When dealing with a web server, it is important to understand the relationships of one file to another, those files to the server, and those files to the Web. When creating hyperlinks or configuring various website options, particularly PHP or Perl scripts, you will need to know both absolute paths and relative paths.
There are two types of absolute paths you will encounter. The first is directly related to the Web and the website’s domain name. For example, the path to myfile.html might be:
On the server, the absolute path would be something like:
/home/user/public_html/folder/folder3/myfile.html (useful in configuring scripts)
With a relative path, the server looks at where the user currently is then moves either forward deeper into a directory or goes up to any number of parent directories. For example:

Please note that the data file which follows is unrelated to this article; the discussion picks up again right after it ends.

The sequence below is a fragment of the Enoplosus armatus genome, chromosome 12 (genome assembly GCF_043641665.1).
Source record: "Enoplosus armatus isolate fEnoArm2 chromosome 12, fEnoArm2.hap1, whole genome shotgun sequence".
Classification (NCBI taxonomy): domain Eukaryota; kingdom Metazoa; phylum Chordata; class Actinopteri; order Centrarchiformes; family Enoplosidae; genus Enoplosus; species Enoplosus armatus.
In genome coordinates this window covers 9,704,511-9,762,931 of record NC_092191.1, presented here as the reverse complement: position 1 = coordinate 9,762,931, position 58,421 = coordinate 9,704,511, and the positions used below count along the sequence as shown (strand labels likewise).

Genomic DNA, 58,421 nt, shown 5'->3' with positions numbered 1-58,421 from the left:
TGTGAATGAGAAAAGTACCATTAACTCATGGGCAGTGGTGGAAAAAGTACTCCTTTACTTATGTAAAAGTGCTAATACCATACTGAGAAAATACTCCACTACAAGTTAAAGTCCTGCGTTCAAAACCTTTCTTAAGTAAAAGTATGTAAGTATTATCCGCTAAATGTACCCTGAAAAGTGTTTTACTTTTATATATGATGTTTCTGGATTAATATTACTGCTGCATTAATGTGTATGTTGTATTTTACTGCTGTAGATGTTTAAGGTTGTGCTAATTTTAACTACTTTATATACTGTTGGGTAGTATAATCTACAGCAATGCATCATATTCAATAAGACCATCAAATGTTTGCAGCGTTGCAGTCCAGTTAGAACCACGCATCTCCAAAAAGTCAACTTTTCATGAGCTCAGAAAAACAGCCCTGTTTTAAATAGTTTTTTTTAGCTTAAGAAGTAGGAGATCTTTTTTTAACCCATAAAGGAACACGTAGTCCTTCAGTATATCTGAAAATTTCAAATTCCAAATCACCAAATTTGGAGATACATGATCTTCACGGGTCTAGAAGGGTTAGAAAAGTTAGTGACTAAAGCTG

Inside the html file, you might need to link to an image in a directory that is two steps higher:
../../images/myimage.jpg (which is the absolute path: http://www.mywebsite.info/images/myimage.jpg)
With this knowledge, you should be able to link within documents and configure scripts.